BBC is one of the giant names in the television and broadcasting industry, and for good reason: they have awesome content and awesome reputation. There is, however, one significant snag: you have to be in the United Kingdom to access their services. Starting 2017, though, non-UK based consumers did get a way to go around that limitation: the BBC iPlayer, which they could watch via the use of a VPN.
However, things have rapidly taken a turn for the worse lately, with BBC squeezing down on VPN usage intensely. This is understandable – people who do not pay the mandatory TV License fee but still watch are a direct threat to their business. So, your iPlayer not working all of a sudden is likely due to this improved geo-blocking. It can also be an issue with the VPN itself.
Before you decide that you have been blacklisted, you should resolve the other possible issues first. We put together a little guide for dealing with the three most common problems: your VPN not connecting, or constantly disconnecting every minute, or downright crashing at every third heartbeat.
When your VPN refuses to connect
First confirm that both you and the server are, in fact, online. We know it is a ridiculously obvious thing, but that is exactly why the vast majority of users tend to overlook it – they never even stop to think about it. So, open any website without a VPN connection to confirm whether your internet connection is working. If it is, awesome! If not, restart your router (just unplug it for about 30 seconds and plug back in). it may also be an issue on your ISP’s side, so check with them too. Take a look at the VPN provider’s site, since their server may be down for maintenance or shut down completely. You may need to wait a while in that case, or connect to a different one. Check out this link for tips on troubleshooting your internet connection.
Next, confirm that you definitely typed your username and password correctly, and if you keep getting authentication errors, try resetting your password. Next, try connecting through a different port. Check your VPN documentation to see if it requires a specific port, or if there is a chance that some specific ports were blocked by the ISP or network.
Finally, connect on a different network. This is the easiest way to fix things if the problem lies with the VPN itself, and not your own internet settings. Use a friend’s wifi, a public hotspot, or a café’s network for this test.
When your VPN keeps disconnecting
First try disabling your firewall temporarily. They are important for your security, but they can also be problematic for your VPNs, as in slowing your connection down, which can cause the VPN to shut off completely. Some firewalls cannot keep up with your VPN traffic due to their data scanning nature.
Also, sometimes the problem lies at router level, so try plugging an ethernet cable directly into the cable jack to circumnavigate this issue. This frequently happens when you have routers for different devices one behind the other (the so-called “double NAT”). The way to get around this is to bride your wifi and make the two routers cooperate properly. Visit this link to learn how to make it happen: https://www.lifewire.com/wireless-bridging-explained-816563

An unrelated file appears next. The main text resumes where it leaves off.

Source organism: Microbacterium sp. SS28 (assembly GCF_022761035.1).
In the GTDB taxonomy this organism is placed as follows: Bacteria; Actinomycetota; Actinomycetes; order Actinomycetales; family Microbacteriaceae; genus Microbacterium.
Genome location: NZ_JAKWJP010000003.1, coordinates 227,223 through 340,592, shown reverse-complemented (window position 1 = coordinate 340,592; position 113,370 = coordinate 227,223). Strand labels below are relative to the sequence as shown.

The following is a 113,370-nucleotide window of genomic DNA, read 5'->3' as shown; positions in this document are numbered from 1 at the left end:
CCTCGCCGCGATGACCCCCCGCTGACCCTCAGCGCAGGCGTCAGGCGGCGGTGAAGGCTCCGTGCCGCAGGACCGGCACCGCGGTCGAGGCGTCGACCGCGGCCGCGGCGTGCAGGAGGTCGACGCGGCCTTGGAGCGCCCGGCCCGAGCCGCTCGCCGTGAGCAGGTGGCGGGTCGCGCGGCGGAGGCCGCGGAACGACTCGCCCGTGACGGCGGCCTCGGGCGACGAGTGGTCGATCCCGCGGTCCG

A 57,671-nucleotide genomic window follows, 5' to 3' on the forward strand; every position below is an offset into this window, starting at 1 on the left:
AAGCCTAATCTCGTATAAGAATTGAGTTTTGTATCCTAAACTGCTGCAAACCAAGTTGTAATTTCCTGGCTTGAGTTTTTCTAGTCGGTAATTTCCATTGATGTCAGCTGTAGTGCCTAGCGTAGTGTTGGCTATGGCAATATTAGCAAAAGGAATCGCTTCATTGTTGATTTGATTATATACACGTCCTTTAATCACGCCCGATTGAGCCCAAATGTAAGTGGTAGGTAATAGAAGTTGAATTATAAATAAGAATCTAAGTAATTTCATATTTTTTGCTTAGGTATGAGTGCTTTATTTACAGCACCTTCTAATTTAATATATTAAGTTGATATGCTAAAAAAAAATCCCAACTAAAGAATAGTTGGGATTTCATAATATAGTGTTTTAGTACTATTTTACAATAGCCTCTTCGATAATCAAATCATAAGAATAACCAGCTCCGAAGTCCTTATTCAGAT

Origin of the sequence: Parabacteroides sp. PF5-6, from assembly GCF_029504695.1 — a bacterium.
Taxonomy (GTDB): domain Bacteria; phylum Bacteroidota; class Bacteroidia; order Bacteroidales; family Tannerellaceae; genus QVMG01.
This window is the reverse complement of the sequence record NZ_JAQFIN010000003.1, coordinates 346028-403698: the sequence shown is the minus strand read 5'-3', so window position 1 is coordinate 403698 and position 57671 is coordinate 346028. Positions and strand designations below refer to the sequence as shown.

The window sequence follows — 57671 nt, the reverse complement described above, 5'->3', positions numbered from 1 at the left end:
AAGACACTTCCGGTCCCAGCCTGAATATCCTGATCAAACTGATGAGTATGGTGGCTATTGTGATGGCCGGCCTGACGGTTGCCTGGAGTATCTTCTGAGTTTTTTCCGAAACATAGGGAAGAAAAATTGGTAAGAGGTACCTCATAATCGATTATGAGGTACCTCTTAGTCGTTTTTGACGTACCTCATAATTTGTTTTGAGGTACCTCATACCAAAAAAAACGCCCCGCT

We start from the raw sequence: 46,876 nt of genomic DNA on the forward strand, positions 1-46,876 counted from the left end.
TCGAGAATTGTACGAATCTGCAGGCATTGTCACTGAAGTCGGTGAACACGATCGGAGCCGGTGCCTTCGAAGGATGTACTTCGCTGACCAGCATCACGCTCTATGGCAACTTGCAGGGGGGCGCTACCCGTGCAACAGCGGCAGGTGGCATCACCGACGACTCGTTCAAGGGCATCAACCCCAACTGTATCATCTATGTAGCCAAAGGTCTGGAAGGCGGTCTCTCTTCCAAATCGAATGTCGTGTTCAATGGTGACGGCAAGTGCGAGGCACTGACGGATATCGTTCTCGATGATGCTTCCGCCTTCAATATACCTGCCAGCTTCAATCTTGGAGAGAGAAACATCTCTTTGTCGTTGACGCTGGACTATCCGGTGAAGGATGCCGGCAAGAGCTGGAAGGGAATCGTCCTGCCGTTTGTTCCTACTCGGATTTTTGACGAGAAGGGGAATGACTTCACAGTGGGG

Next check if the issue actually lies with your VPN provider. You can do this by connecting to another nearby server and see how it behaves, whether you will get a better connection. Also consider changing protocols to remedy weak connections. OpenVPN is typically regarded as the most secure and reliable one, but also give a chance to L2TP or, if you really have to, PPTP.
Finally, change your DNS server from the default one you got. The majority of VPNs provide a DNS service of their own, which adds valuable privacy to the package, but can sometimes make things difficult in terms of staying connected. Opting out of this default setting can help you maintain your connection. How exactly you change it will depend on your particular VPN, but look for an option that is named something along the lines of “Use only the VPN DNS while connected” and switch it off.
We have to give you a fair warning: doing this could slightly increase the chances that you will be vulnerable to a DNS leak. However, if your VPN keeps disconnecting before you can manage to do any of the stuff you need to do, the trade might be worth a little additional risk.
When your VPN keeps crashing
Make sure your VPN software is up to date. If you are not using the most recent version, you will likely have stability issues. See whether your client’s settings allow for automatic updates; and if not, set yourself a reminder to regularly check for them.
Close down all other apps that you have currently running. If a lot of applications are hanging open, it can present a problem for your VPN client. This is especially true in the case that you are using an older computer, since computers, like so many other (relatively) advanced technology products, suffer from in-built obsolescence. Take some load off of your poor machine’s proverbial back and close everything that you do not really need at the given moment.
In the end, there are two more options to consider: the hard reset and the reinstall, everybody’s grandmother’s favorite solutions.
It might sound too basic, but sometimes turning off your computer and turning it on again is really the way to solve the problem, so give it a go. Employ Task Manager to kill off all stray processes, and restart to make sure any potential straggler update has been completed and applied.
And at the end of the line, if push really comes to shove, you may have to completely delete your VPN client and then install it again to fix it.